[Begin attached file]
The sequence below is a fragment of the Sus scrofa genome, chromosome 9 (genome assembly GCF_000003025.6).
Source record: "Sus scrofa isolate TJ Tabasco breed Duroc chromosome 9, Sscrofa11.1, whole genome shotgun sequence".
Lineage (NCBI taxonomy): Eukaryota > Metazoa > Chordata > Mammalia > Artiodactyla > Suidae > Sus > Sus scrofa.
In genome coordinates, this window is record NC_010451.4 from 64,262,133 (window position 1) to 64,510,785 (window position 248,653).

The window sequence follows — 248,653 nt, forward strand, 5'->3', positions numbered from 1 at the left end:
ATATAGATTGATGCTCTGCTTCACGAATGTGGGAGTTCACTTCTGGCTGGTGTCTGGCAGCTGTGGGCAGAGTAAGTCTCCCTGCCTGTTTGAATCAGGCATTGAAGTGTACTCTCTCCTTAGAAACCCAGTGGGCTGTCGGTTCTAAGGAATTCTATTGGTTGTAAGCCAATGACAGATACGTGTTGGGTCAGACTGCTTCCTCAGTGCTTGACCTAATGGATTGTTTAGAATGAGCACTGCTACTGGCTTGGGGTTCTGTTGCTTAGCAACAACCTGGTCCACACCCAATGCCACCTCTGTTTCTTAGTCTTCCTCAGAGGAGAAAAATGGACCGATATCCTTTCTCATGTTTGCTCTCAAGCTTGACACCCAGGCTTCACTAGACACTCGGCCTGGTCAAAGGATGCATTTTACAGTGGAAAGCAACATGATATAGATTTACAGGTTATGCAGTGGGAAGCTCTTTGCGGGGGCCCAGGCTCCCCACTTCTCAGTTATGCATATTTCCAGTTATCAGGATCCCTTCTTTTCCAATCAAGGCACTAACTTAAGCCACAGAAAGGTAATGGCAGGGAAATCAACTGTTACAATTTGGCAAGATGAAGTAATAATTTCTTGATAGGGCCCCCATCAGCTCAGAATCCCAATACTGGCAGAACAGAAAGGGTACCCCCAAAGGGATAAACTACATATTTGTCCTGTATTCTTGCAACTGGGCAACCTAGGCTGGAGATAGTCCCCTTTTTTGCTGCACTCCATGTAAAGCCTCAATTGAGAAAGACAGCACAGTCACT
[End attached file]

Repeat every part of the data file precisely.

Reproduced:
The sequence below is a fragment of the Sus scrofa genome, chromosome 9 (genome assembly GCF_000003025.6).
Source record: "Sus scrofa isolate TJ Tabasco breed Duroc chromosome 9, Sscrofa11.1, whole genome shotgun sequence".
Lineage (NCBI taxonomy): Eukaryota > Metazoa > Chordata > Mammalia > Artiodactyla > Suidae > Sus > Sus scrofa.
In genome coordinates, this window is record NC_010451.4 from 64,262,133 (window position 1) to 64,510,785 (window position 248,653).

The window sequence follows — 248,653 nt, forward strand, 5'->3', positions numbered from 1 at the left end:
ATATAGATTGATGCTCTGCTTCACGAATGTGGGAGTTCACTTCTGGCTGGTGTCTGGCAGCTGTGGGCAGAGTAAGTCTCCCTGCCTGTTTGAATCAGGCATTGAAGTGTACTCTCTCCTTAGAAACCCAGTGGGCTGTCGGTTCTAAGGAATTCTATTGGTTGTAAGCCAATGACAGATACGTGTTGGGTCAGACTGCTTCCTCAGTGCTTGACCTAATGGATTGTTTAGAATGAGCACTGCTACTGGCTTGGGGTTCTGTTGCTTAGCAACAACCTGGTCCACACCCAATGCCACCTCTGTTTCTTAGTCTTCCTCAGAGGAGAAAAATGGACCGATATCCTTTCTCATGTTTGCTCTCAAGCTTGACACCCAGGCTTCACTAGACACTCGGCCTGGTCAAAGGATGCATTTTACAGTGGAAAGCAACATGATATAGATTTACAGGTTATGCAGTGGGAAGCTCTTTGCGGGGGCCCAGGCTCCCCACTTCTCAGTTATGCATATTTCCAGTTATCAGGATCCCTTCTTTTCCAATCAAGGCACTAACTTAAGCCACAGAAAGGTAATGGCAGGGAAATCAACTGTTACAATTTGGCAAGATGAAGTAATAATTTCTTGATAGGGCCCCCATCAGCTCAGAATCCCAATACTGGCAGAACAGAAAGGGTACCCCCAAAGGGATAAACTACATATTTGTCCTGTATTCTTGCAACTGGGCAACCTAGGCTGGAGATAGTCCCCTTTTTTGCTGCACTCCATGTAAAGCCTCAATTGAGAAAGACAGCACAGTCACT